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Opinions of Tuesday, 29 September 2015

Columnist: Acheampong, Emmanuel Opoku

Where to apply for a U.S. nonimmigrant visa

Introduction
I chose this topic owing to multiple inquiries we received from persons seeking to know the appropriate forum where they could make their application; either at their place of residence or in their country of nationality. This article covers only nonimmigrant visa (NIV).

Place of Residence
As a general rule, a person applying for a NIV must make their application at the consular district in which they have residence. “Residence” is the applicant’s place of general abode; the principal, actual dwelling place in fact, without regard to intent. In other words, it is the place where the applicant in fact lives and under most common circumstances from which they conduct their life. (See Foreign Affairs Manual 9 FAM 41.101 N1.1)

Example: A Ghanaian student who holds a UK Tier 4 Student visa and is pursuing a course of study in the UK will have residence in the UK if he establishes a place of general abode. He may therefore apply for a B visa at the U.S. consulate in London.

Place of Physical presence or out-of-district application
A person may also apply for a NIV at a place where they are physically present, though they do not have residence there. This is an out-of-district application. “Physical presence” is the fact of being in a place at a given moment. Thus, although the applicant’s place of general abode may be located in one place, they may be physically present in another (Foreign Affairs Manual 9 FAM 41.102 N1.2).

Example: If the Tier 4 Student visa holder visits Ghana on holiday, he may be physically present in the U.S. consulate district of Ghana. He may therefore apply for a B visa at the U.S. consulate in Accra, even though his residence is in the UK.



Difficulties with out-of-district application
An out-of-district application has adversities. First, it may be difficult for an out-of- district applicant to overcome the burden of proof required by law. In some cases, the consular officer’s unfamiliarity with local conditions in other countries may make it more difficult for out-of-district applicant to demonstrate their qualifications for a visa than in their home district. Again, the consular officer may view the application with suspicion as being made to conceal a possible fraud; or at best, forum shopping.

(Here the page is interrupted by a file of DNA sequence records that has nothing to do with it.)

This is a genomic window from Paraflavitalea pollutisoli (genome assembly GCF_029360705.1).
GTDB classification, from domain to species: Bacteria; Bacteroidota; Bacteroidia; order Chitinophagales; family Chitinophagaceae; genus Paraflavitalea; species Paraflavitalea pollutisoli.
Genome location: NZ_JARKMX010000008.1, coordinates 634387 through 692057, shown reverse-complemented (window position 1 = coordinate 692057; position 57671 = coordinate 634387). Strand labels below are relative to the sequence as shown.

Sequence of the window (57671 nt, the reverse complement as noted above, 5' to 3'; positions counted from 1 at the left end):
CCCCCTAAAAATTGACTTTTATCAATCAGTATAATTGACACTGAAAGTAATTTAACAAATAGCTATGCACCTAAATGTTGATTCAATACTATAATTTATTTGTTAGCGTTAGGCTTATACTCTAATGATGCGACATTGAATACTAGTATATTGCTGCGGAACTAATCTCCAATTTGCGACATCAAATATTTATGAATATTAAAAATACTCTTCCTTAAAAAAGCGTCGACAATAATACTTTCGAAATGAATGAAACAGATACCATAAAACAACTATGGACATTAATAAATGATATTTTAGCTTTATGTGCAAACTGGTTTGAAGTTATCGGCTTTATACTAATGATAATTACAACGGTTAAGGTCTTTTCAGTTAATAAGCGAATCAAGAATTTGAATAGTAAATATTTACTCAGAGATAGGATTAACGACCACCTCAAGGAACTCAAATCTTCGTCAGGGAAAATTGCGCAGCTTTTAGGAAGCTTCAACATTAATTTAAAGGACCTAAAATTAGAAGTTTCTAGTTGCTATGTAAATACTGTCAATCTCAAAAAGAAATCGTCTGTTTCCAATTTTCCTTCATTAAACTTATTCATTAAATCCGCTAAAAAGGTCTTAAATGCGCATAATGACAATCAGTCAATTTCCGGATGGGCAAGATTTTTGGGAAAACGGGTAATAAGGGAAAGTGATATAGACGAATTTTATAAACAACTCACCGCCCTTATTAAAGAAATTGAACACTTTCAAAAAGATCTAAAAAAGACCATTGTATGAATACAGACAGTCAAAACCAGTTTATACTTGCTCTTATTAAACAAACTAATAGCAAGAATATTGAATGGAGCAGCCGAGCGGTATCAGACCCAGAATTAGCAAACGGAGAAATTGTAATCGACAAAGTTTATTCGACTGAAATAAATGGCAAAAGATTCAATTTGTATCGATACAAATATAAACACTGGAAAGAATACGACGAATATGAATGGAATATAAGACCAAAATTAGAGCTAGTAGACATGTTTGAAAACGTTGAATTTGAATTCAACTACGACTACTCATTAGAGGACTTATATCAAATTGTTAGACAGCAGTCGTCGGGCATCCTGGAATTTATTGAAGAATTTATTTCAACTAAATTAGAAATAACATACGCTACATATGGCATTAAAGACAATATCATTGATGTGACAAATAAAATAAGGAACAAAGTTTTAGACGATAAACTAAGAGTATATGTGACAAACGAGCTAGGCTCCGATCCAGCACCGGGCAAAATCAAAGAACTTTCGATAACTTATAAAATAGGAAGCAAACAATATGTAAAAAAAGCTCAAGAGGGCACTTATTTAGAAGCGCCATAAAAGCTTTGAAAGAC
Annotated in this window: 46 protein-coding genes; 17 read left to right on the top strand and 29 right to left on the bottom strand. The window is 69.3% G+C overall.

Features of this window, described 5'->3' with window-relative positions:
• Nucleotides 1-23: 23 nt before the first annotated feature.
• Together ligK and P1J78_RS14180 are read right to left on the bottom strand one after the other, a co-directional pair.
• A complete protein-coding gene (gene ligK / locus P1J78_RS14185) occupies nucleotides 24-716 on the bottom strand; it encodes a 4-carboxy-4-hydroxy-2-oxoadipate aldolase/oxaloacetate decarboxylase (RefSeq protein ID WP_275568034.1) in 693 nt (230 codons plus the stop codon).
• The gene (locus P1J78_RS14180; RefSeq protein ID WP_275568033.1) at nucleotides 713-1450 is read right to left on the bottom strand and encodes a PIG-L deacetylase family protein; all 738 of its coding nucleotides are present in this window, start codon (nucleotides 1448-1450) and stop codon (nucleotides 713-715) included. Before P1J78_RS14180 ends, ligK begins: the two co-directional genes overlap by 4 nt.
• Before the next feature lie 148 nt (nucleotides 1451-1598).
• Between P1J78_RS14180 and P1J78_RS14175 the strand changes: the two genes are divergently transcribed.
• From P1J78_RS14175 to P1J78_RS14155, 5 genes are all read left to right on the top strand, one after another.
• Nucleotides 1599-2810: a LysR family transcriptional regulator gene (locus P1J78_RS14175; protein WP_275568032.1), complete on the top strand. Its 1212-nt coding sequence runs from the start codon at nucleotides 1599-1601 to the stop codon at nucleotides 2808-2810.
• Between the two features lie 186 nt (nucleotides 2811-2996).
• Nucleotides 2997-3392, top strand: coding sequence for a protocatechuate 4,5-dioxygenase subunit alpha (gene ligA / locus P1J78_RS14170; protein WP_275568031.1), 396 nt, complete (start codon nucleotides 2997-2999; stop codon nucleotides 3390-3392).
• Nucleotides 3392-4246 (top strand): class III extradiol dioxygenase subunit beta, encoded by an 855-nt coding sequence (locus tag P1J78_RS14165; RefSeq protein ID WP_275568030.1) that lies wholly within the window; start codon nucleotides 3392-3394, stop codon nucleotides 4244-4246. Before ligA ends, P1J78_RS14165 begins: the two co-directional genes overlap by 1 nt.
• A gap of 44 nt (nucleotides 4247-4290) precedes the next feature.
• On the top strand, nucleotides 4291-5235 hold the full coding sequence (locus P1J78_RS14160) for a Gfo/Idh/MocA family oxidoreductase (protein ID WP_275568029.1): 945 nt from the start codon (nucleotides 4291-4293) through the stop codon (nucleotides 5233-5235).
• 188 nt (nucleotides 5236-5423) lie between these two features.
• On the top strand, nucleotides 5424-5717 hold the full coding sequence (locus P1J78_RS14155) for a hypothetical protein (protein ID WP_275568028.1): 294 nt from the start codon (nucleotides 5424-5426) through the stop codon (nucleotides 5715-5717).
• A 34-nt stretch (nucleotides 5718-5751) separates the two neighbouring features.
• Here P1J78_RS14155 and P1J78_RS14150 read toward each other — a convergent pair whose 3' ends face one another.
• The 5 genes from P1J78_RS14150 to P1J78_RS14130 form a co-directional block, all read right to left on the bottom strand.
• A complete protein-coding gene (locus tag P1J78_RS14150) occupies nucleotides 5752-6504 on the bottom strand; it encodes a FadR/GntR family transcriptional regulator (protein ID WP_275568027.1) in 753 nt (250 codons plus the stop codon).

Example: If the Tier 4 Student visa holder visits Ghana on holiday and decides to apply for a B visa, he must establish a residence he does not intend to abandon. This residence need not be in Ghana. If he decides to establish the UK as his residence, the consular officer in Accra may be unfamiliar with local conditions in the UK which could make it more difficult for the applicant to demonstrate his eligibility for the B visa than if he had applied in the UK where he has residence.

Country of Nationality
In certain cases, an applicant will be directed to apply for a NIV in their country of nationality. This will be the case if the applicant was admitted on the basis of a nonimmigrant visa and remained in the U.S. beyond the period of stay authorised. In such a case, the consular district will decline to process the application and will inform the applicant to apply for the visa in their country of nationality unless extraordinary circumstances exist. (See section 222 (g) of INA)

Example: If the Tier 4 Student visa holder makes an application for a B visa at the U.S. consulate in London, and the consulate finds that that the applicant has overstayed a NIV, the consular office will refuse to process the application, and will inform the applicant to make his application in Ghana, his country of nationality.

Conclusion
The general place of application is the consular district in which the applicant resides. Nonetheless, the applicant may make an application at a consular district in which they are physically present, though they do not have residence there. If an applicant has overstayed a NIV they will be directed to apply for a visa at their country of nationality unless extraordinary circumstances exist.

By Emmanuel Opoku Acheampong

Disclaimer: This article only provides general information and guidance on U.S. immigration law. The specific facts that apply to your matter may make the outcome different than would be anticipated by you. The writer will not accept any liability for any claims or inconvenience as a result of the use of this information

The writer is an immigration law consultant and a practicing law attorney in Ghana. He has special interests in U.S., UK, and Schengen immigration law. He works part-time as a consultant for Acheampong & Associates Ltd, an immigration law firm in Accra. He may be contacted at acheampongassociatesgh@gmail.com or on 0200388706.